For more than thirty years, men have been required to register for the Selective Service. Now, there's growing sentiment that women should be included, too.
Secretary of Defense Ash Carter announced last week he was ending all remaining barriers to women serving in any role within the armed forces.
Females who meet the physical standards and other entry requirements for the infantry, armor, artillery, and special operations forces can try out for those fields, just like men.
Carter's decision ends decades of gender inequality in the military, where women have slowly moved into previously closed fields since the first large-scale inclusion of females in uniform during World War II.
In 2013, Carter's predecessor, Leon Panetta, announced an end to the "combat exclusion rule" that kept women from direct combat occupational specialties. But Panetta gave each of the services three years to study how each would fully integrate women or to ask for an exception continuing restrictions on women from entering certain fields.
The U.S. Marine Corps had asked the Secretary of the Navy for an exemption to continue barring women from its infantry and special operations forces. But Navy Secretary Ray Maybus denied the request. The commandant of the Marine Corps during the latter part of the study period was Gen. Joseph Dunford, who recently became the chairman of the Joint Chiefs of Staff — the most senior military officer in the military.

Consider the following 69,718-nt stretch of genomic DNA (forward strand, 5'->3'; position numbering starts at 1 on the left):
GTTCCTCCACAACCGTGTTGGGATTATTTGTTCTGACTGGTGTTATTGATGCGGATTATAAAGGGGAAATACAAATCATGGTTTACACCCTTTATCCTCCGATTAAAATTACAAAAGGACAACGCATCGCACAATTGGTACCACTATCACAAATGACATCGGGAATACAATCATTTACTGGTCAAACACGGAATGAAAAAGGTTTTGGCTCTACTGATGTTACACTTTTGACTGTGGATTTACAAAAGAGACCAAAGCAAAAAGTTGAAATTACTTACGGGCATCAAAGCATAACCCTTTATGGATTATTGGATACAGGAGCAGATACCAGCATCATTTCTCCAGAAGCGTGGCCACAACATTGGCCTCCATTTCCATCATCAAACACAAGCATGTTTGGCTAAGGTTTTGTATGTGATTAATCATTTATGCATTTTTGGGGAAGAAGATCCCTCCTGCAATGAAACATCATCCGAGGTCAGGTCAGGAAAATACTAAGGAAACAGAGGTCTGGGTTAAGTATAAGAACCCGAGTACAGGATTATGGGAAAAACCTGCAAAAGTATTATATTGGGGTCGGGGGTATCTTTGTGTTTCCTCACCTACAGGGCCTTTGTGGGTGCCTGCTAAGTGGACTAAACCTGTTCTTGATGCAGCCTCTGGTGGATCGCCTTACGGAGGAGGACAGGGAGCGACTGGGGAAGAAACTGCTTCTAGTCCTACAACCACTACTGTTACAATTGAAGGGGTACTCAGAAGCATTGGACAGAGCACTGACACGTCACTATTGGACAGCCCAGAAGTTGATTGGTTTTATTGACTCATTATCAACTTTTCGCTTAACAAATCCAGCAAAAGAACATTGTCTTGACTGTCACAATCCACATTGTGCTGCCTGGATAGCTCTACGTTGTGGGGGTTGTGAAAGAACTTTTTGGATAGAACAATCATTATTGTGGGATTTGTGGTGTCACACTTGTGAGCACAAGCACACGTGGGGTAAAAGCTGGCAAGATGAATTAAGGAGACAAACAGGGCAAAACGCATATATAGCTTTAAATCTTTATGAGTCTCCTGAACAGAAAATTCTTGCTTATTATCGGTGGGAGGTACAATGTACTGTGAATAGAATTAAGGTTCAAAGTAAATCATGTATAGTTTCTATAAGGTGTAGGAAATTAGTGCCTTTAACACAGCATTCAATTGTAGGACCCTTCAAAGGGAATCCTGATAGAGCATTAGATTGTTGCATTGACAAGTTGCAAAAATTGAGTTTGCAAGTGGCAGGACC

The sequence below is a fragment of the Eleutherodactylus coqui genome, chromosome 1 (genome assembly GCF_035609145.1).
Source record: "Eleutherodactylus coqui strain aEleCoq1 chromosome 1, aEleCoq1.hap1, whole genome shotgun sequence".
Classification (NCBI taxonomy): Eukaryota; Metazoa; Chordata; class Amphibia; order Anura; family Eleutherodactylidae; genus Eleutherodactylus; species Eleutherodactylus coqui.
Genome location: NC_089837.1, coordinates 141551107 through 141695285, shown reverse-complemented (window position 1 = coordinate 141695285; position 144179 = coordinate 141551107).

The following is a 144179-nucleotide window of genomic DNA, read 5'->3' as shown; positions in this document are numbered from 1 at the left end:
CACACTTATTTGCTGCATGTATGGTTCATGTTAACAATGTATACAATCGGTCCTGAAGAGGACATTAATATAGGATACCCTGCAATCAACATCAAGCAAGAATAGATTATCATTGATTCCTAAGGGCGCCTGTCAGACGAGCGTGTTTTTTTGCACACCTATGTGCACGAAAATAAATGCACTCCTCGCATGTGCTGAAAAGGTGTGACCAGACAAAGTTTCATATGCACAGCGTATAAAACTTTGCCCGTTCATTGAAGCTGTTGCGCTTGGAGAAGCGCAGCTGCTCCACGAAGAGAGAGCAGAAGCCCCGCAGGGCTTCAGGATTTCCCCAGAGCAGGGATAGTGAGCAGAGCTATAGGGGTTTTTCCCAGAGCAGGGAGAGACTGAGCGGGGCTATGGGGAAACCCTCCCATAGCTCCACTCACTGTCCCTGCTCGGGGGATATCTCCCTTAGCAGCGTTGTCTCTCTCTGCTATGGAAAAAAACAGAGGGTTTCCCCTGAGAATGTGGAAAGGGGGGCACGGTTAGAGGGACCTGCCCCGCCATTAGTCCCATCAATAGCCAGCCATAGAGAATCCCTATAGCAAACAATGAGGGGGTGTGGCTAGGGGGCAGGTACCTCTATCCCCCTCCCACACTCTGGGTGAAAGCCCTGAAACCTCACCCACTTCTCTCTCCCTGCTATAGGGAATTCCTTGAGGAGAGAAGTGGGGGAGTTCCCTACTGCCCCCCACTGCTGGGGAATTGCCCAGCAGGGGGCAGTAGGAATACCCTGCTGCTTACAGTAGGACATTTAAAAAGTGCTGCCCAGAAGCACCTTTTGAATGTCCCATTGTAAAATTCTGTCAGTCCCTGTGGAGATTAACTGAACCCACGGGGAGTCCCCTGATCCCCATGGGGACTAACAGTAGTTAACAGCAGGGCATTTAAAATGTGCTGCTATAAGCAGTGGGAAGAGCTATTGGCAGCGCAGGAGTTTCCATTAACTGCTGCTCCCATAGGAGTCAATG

The current commandant and the sergeant major of the Marine Corps have pledged to support the integration of women in all military roles.
One question the change brings to the forefront is whether women will now be required to register with the Selective Service System, a move that would subject women to a military draft if one is ordered by Congress.
Thirty years ago, a legal challenge to the male-only draft registration made it to the Supreme Court.
The majority opinion in the case, Rostker v. Goldberg, cited the purposeful exclusion of women from combat jobs as the primary reason that male-only registration did not violate the 5th Amendment right to equal protection under the law.
A lawsuit challenging the male-only registration is now working its way through the federal court system. The 9th Circuit of Appeals will hear arguments in National Coalition for Men v. the Selective Service System Tuesday in Pasadena.